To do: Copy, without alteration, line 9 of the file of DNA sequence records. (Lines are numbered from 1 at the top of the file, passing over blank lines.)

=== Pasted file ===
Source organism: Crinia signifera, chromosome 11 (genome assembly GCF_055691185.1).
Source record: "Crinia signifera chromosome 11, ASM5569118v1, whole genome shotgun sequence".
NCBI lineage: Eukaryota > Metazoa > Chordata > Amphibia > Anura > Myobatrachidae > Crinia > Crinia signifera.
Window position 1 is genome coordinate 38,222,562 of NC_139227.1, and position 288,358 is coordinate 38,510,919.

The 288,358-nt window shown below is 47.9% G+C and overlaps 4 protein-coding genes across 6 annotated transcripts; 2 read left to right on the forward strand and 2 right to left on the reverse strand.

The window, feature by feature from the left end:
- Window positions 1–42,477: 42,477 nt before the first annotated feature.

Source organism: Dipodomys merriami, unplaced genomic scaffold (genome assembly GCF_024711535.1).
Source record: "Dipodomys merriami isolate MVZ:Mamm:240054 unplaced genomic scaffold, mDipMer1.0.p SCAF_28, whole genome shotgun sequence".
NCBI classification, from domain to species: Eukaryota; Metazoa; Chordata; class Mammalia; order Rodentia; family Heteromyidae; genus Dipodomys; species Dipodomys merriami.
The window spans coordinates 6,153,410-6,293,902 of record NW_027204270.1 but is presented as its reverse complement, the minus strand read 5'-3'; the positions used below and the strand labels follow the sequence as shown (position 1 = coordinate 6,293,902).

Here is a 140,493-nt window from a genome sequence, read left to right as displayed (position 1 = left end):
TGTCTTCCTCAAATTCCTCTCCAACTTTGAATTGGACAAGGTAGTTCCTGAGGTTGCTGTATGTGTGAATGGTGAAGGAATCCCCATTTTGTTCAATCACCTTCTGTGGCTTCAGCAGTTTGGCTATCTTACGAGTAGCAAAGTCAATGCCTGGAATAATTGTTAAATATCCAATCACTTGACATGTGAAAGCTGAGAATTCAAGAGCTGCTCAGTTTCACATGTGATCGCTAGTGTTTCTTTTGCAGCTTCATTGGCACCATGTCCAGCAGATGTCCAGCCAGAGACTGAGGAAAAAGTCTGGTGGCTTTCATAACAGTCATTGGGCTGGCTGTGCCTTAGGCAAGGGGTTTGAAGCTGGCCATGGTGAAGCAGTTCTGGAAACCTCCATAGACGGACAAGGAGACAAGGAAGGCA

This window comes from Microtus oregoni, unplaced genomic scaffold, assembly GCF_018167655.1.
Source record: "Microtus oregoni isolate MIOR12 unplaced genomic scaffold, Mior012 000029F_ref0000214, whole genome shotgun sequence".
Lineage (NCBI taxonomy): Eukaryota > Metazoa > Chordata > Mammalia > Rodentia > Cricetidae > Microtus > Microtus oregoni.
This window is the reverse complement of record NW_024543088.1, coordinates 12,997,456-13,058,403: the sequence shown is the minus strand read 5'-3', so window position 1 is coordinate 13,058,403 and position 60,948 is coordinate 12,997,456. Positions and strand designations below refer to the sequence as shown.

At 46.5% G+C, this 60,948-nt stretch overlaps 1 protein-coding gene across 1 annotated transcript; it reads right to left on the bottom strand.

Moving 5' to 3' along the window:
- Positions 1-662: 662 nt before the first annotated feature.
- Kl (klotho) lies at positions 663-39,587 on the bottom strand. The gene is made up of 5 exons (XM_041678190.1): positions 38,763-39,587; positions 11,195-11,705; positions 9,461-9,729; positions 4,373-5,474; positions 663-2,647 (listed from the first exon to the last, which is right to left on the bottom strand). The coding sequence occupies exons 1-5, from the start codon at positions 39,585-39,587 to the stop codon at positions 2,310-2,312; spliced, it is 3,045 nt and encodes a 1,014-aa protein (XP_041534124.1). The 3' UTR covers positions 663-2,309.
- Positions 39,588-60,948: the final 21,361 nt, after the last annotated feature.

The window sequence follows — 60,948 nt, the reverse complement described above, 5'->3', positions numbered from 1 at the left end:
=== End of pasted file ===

Source record: "Dipodomys merriami isolate MVZ:Mamm:240054 unplaced genomic scaffold, mDipMer1.0.p SCAF_28, whole genome shotgun sequence".